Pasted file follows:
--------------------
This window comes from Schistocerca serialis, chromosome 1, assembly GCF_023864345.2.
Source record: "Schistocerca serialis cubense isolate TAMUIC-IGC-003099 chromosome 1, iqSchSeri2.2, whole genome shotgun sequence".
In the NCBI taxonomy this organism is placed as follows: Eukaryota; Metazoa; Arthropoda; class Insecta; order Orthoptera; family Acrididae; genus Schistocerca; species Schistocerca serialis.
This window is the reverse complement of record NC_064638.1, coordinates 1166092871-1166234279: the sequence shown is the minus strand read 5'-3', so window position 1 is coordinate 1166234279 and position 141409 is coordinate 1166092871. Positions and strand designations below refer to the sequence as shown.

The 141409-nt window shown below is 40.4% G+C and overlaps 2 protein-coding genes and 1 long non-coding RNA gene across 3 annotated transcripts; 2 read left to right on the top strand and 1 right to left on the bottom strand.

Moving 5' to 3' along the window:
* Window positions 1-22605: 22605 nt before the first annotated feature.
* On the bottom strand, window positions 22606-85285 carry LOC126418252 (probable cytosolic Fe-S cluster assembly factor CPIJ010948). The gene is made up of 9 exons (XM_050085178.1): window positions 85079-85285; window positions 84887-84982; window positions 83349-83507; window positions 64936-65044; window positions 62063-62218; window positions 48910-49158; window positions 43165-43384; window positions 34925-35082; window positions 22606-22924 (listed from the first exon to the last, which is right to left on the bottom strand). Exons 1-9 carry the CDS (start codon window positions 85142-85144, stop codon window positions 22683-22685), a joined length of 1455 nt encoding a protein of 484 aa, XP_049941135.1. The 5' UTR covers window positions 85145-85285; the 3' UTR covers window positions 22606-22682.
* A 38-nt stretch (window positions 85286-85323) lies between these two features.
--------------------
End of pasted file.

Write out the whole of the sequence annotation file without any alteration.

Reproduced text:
This window comes from Schistocerca serialis, chromosome 1, assembly GCF_023864345.2.
Source record: "Schistocerca serialis cubense isolate TAMUIC-IGC-003099 chromosome 1, iqSchSeri2.2, whole genome shotgun sequence".
In the NCBI taxonomy this organism is placed as follows: Eukaryota; Metazoa; Arthropoda; class Insecta; order Orthoptera; family Acrididae; genus Schistocerca; species Schistocerca serialis.
This window is the reverse complement of record NC_064638.1, coordinates 1166092871-1166234279: the sequence shown is the minus strand read 5'-3', so window position 1 is coordinate 1166234279 and position 141409 is coordinate 1166092871. Positions and strand designations below refer to the sequence as shown.

The 141409-nt window shown below is 40.4% G+C and overlaps 2 protein-coding genes and 1 long non-coding RNA gene across 3 annotated transcripts; 2 read left to right on the top strand and 1 right to left on the bottom strand.

Moving 5' to 3' along the window:
* Window positions 1-22605: 22605 nt before the first annotated feature.
* On the bottom strand, window positions 22606-85285 carry LOC126418252 (probable cytosolic Fe-S cluster assembly factor CPIJ010948). The gene is made up of 9 exons (XM_050085178.1): window positions 85079-85285; window positions 84887-84982; window positions 83349-83507; window positions 64936-65044; window positions 62063-62218; window positions 48910-49158; window positions 43165-43384; window positions 34925-35082; window positions 22606-22924 (listed from the first exon to the last, which is right to left on the bottom strand). Exons 1-9 carry the CDS (start codon window positions 85142-85144, stop codon window positions 22683-22685), a joined length of 1455 nt encoding a protein of 484 aa, XP_049941135.1. The 5' UTR covers window positions 85145-85285; the 3' UTR covers window positions 22606-22682.
* A 38-nt stretch (window positions 85286-85323) lies between these two features.